Telecom towers vandalised as Indian farmers continue protests

More than 1,500 towers attacked in Punjab state as anger grows against companies which are seen as the beneficiary of the new farm laws.

Farm union leaders have denied any role in the action against the telecom towers in Punjab state [File: Anushree Fadnavis/Reuters]
Farm union leaders have denied any role in the action against the telecom towers in Punjab state [File: Anushree Fadnavis/Reuters]

More than 1,500 telephone towers have been vandalised in the northern Indian state of Punjab where farmers have taken the lead in an increasingly angry campaign against government agriculture reforms, officials said.

The action came as tens of thousands of farmers marked more than a month of protests on main roads leading into the capital, New Delhi, against new farms bills passed in September.

Farmer leaders say the new laws will lead to a takeover of the agriculture business by companies and have called for a boycott of groups such as Reliance, which owns the telecom towers, and Adani – a big player in agri-business – the two firms farmers believe have profited from the new laws at their expense.

They also fear that the government will gradually withdraw the Minimum Support Price – the price at which the government buys agricultural produce.

Farm union leaders have however, denied any role in the action against the telecom towers in Punjab state, India’s agricultural heartland and known as “the grain bowl of India”.

Farmers carry placards at a site of a protest at Singhu border near New Delhi [File: Anushree Fadnavis/Reuters]
The towers had power supplies and fibre cables cut while some had their generators stolen, officials said.

A source close to Jio, Reliance’s mobile phone enterprise, said more than 1,400 towers had been vandalised up to Sunday. A telecoms industry official said at least 150 more were damaged on Monday.

Videos showing Jio employees being chased from towers have been widely shared on social media.

The office of Punjab Chief Minister Amarinder Singh said that more than 1,500 communication masts had been damaged or their power supply cut off in the past few days.

The “use of violence could alienate the protesters from the masses, which would be detrimental to the interests of the farming community”, Singh said in the statement.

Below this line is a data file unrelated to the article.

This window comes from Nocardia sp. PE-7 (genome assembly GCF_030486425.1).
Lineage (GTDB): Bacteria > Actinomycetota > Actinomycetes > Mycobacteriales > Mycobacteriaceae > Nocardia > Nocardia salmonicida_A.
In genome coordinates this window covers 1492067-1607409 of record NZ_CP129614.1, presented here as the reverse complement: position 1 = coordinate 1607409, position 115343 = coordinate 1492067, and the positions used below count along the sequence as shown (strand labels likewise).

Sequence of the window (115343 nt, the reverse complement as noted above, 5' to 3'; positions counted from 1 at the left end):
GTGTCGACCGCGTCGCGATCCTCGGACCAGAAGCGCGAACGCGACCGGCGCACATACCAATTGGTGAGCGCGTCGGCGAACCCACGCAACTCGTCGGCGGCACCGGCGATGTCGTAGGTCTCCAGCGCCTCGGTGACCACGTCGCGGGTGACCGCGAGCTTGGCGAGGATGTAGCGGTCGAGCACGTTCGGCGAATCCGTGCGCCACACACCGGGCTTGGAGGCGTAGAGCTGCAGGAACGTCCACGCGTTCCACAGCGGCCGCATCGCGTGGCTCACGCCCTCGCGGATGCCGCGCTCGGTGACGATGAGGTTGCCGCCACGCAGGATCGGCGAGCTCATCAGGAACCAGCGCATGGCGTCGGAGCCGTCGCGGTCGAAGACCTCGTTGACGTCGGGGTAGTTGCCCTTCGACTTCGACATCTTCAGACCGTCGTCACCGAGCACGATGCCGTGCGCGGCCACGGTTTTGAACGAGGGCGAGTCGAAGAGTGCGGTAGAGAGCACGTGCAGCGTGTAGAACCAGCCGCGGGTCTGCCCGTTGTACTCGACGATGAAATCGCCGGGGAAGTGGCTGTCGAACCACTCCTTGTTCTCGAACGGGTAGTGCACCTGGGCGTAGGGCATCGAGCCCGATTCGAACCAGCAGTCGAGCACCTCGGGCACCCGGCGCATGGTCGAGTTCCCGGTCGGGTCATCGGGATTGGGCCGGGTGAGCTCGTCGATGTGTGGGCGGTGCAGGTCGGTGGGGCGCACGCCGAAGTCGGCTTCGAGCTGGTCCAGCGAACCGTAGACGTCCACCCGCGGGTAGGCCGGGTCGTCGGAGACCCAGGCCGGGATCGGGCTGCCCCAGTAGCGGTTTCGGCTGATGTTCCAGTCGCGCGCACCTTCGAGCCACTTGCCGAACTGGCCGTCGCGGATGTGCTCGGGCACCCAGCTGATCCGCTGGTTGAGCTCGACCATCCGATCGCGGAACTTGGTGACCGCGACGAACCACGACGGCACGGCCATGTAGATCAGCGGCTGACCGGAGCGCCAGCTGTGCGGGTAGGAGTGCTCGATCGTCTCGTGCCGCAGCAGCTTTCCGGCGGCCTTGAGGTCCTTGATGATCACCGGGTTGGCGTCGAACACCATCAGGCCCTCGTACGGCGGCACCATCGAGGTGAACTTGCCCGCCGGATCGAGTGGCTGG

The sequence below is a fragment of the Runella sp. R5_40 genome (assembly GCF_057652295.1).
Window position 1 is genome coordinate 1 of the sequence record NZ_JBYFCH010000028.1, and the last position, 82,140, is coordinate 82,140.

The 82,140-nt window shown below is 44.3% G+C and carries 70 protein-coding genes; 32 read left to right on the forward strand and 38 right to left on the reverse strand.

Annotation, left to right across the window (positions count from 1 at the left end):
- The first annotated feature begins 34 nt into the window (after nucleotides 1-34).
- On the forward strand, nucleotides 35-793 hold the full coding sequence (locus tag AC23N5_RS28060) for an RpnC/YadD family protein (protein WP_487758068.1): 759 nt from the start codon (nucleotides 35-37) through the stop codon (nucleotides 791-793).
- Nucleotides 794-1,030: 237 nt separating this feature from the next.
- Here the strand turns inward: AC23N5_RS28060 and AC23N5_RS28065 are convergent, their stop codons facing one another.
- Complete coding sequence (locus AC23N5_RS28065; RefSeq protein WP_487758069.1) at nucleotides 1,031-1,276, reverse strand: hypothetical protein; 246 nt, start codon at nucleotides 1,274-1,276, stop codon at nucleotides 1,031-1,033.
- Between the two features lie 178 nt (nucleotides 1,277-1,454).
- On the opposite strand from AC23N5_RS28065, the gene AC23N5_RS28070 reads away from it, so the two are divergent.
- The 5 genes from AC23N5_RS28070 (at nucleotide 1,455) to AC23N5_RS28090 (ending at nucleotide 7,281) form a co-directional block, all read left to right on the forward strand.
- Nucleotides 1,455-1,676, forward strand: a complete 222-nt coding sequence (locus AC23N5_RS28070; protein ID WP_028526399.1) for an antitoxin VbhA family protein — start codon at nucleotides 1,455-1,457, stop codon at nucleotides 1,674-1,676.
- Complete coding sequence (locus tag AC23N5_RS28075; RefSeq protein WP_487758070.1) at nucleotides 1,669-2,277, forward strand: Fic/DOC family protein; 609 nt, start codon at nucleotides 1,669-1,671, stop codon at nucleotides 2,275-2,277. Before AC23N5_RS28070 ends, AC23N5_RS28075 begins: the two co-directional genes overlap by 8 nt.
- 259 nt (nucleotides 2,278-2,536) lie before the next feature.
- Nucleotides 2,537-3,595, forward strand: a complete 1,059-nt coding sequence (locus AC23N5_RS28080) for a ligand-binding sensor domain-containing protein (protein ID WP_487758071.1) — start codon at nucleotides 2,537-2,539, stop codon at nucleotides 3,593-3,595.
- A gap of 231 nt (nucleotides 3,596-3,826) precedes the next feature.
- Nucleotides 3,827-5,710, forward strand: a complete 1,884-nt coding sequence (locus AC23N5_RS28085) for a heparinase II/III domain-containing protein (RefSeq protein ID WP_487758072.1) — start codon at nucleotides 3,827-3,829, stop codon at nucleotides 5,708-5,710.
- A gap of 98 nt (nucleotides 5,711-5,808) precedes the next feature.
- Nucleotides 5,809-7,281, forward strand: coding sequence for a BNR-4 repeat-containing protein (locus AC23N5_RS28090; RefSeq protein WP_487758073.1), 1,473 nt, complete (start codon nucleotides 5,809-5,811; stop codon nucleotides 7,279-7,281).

Boycott calls heeded

Reliance, which is owned by Asia’s richest person, Mukesh Ambani, has not commented on the vandalism. But mobile phone services have been affected in Punjab which has 9,000 towers in all.

Protesters have also blockaded one of Punjab’s biggest cooking oil depots owned by Adani subsidiary Fortune in the Punjab city of Amritsar.

Davinder Singh, a farmer who took part in a protest in Amritsar on Monday, told the AFP news agency the boycott calls were being increasingly followed.

“We are with our farmer brothers who are protesting at the Delhi borders. We appealed to the people to boycott Jio and Adani.

“People have heard us. Many people have cut their Jio connections,” he said.

Farmers have taken over several kilometers of key roads leading into New Delhi, demanding that the government repeal the new laws but the government of Prime Minister Narendra Modi insists they are aimed at bringing investment in moribund agriculture sector beset by low productivity.

The government says the new changes, which will allow farmers to sell produce in free markets, help boost farm income in a sector whose contribution to the gross domestic product (GDP) has gradually been declining over the years.

India’s agriculture sector employs more than half of India’s 1.4 billion people but contributes only 15 percent to the country’s $2.7 trillion economy. The sector has been facing a crisis, driving thousands of debt-ridden farmers to take their own lives.

Farmers say the three farm laws passed by right-wing Modi government will hurt their livelihoods and will only benefit large corporations.

A new round of talks between union leaders and the government is to be held on Wednesday. But protesters have promised to step up their action if there is no breakthrough.

Source: Al Jazeera and news agencies

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